Jazz is dead. No, it's just got gangrene. Jazz has arthritis and hemorrhoids. No, it's alive and well, quite regular and livin' it up in Toledo. No, it is the epitome of stuck. Yes, it needs a young blood transfusion. No, it needs a facelift, it needs to get ugly again or pretty or danceable. Blah blah bleeeeeach!

  Jazz opinions are like probation officers--everyone's got one sooner or later.
  So, when Superfly guitarist Craig McMullen tells me the other day he's playing that night at Natalie's Coal Fired Pizza with the James Gaiter Soul Revival, I'm thinking, 'effin' great, man--pizza, Superfly soul-funk-wah-wah-jazz, in a great little joint in deeper suburbia, what's not to like?
  Turns out there was nothing not to like, even the fact that it wasn't a “soul revue” or “review” as we jazz-soul lovers know it, nor was it a jazz “revival.” Some false advertising because the word “jazz” means boredom for most Americans? Perhaps. Did the band revive jazz? Didn't feel that way. How could it when you know it never died for them?
  More on the name bit later.
  Yes, the lads played some dy-no-mite straight-ahead post-bop jazz and damn, was it good. James Gaiter on drums, Craig the guitar, the fearsome Eddie Bayard on tenor sax and John Eshelman on keyboards played with a lot of musicianly virtues--proficiency, talent, passion, and yes, with many heartbeats of feeling so the human soul element of the jazz was warm and plentiful, like the sweet heat emanating from the banks of red hot glowing coals in Miss Natalie's Navajo oven. And I won't even bother qualifying my soul statement by saying they technically did it. Nah, dey was straight-up sweating. You can't not sweat and not be at least somewhat soulful no matter what music you're playing.
  Do you realize how many negatives I just packed into that sentence? My English teacher in the tenth grade, where I spent several of my formative years, Mrs. Adams, is either spinning in her grave or reeling in her rocker. But I'm being soul-positive with those negatives, dig?
  The veteran quartet hit their stride, oh, about 35 seconds into their opener with Eddie Harris's Cryin' Blues. Bayard took off like a Roman Candle with Hunter S. Thompson's remains in it. He doesn't solo, he explodes and we see what he is made of--a Hendrix-like onslaught of emotional ideas and brilliant emotions.
  But shoot, that was nothing compared to how he poured it on like a Marine machine gunner on Guadalcanal wiping out a Jap banzai attack as the lengthy opener progressed and everyone round-robin-ed. I think, on occasion during nearly every major solo, our dear Mr. Bayard played with moments of sheer fury. I would not like to cross him in real life. No.
  Next up: Duke Ellington's Caravan. Written by one Juan Tizol, first performed by the Duke in 1936, and marvelously twisted by the four-jazz toppings on the pizza place's stage. Bayard went dynamo his pyrotechnic cartwheels had him riffing riffs new and unknown (to me). I became fascinated by Gaiter's right hand keeping a tic-tic-ticking time on his huge (to me) ride cymbal, his left hand adding thoughtful, chatty little flourishes and his foot supplying choice love bombs with his bass pedal. Like I say, what's not to like? I repeatedly went back to his right hand throughout the set.
  Eshelman and McMullen did their solos, Esh on electric organ and piano and Craig Mac on large electric hollow body guitar. While Gaiter's intense right hand swatting at gnats murdering dozens upon dozens with his tic-tic-ticks, Esh and Mac were mos def Bayard's wing men puttin' a straight-ahead bop head on the Duke's melodic exotica. Caravan traveled well with Gaiter's Revival and I was surprised a quartet was pulling it off with such heat. What a good little group, what a cool little group.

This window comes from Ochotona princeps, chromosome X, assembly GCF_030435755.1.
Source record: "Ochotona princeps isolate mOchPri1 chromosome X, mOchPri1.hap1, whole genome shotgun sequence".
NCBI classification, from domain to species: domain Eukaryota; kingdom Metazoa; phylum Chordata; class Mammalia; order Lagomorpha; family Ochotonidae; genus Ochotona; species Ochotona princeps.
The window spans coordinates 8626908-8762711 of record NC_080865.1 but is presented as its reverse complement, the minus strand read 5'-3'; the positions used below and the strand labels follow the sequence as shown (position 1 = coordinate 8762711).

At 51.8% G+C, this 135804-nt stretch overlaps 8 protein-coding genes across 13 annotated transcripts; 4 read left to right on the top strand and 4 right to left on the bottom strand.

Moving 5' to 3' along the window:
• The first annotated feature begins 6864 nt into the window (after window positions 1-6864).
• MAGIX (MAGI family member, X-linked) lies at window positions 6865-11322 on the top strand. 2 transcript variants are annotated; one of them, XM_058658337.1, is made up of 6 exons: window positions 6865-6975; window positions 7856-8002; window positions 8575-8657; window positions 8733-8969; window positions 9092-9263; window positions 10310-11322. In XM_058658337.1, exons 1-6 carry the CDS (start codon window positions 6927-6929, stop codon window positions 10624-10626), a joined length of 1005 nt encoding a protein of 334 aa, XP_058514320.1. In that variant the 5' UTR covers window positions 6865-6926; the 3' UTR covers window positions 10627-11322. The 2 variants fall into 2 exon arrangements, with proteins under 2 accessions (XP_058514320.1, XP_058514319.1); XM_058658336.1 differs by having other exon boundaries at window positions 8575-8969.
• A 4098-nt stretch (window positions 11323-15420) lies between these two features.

When Sunny Gets Blue (music by Jack Segal/lyrics Nat King Cole) had Gaiter on brushes--his tics were now swishes and there's a place in my heart for drummers using brushes. So much accomplished with so much less. They whisper, they sigh, they breathe. The band treated the ballad like a girl who meant everything to them. Bayard's fierceness turned tender, Esh and Mac subtly caressed her with chords heavy as feathers and little nudging notes nuzzling earlobe kisses. What a bunch of romantics.
  Then it was Thelonious Monk's Bye-Ya from his Monk's Dream album, an off-the-wall typical Monk piece with a few kinks of the monkey's tail in it, the Review still blowing it out with straight-ahead energy. Gaiter's right-hand was back snapping time on the ride, Bayard like a vacuum cleaner, sucking up massive amounts of air then spitting out notes like Trump's rolodex spittin' out blondes' phone numbers--alternately raw and creatively classy, sexy as hell.
  As I wolfed down my fine-ass pizza, the band pushing and pulling and playing with an energy much larger than their quartet would seem to suggest, I thought you pulled it off, Mr. Gaiter. You don't play soul music per se, you don't do a soul-funk-jazz version of Sam & Dave's Hold On I'm Comin', you don't incorporate anything newer than '72, you don't use the great Craig Mac wah-wah abilities, yet you pulled it off like a mofo. I so enjoyed it.
  Still, you call yourselves the James Gaiter Soul Revival. Advance the plot. Play some soul jazz with Superfly-telling- Shaft-to-shove-it funk/wah/bitchin'- Bitches-Brew riffs. Make that legend of a guitar player just do what he did and does best: play chords while Esh slams colors and Eddie is told to play like he's in prison fighting off the Aryan Brotherhood in the shower. And you can keep bombing the beat. Jazz needs so much to make it popular again, not just reviving it, though I agree it is dead. But you guys can make it live again. Because you believe in musical reincarnation. I know you guys can do it. Because you're a great good little group. You're the town's coolest little group, really. I mean it.


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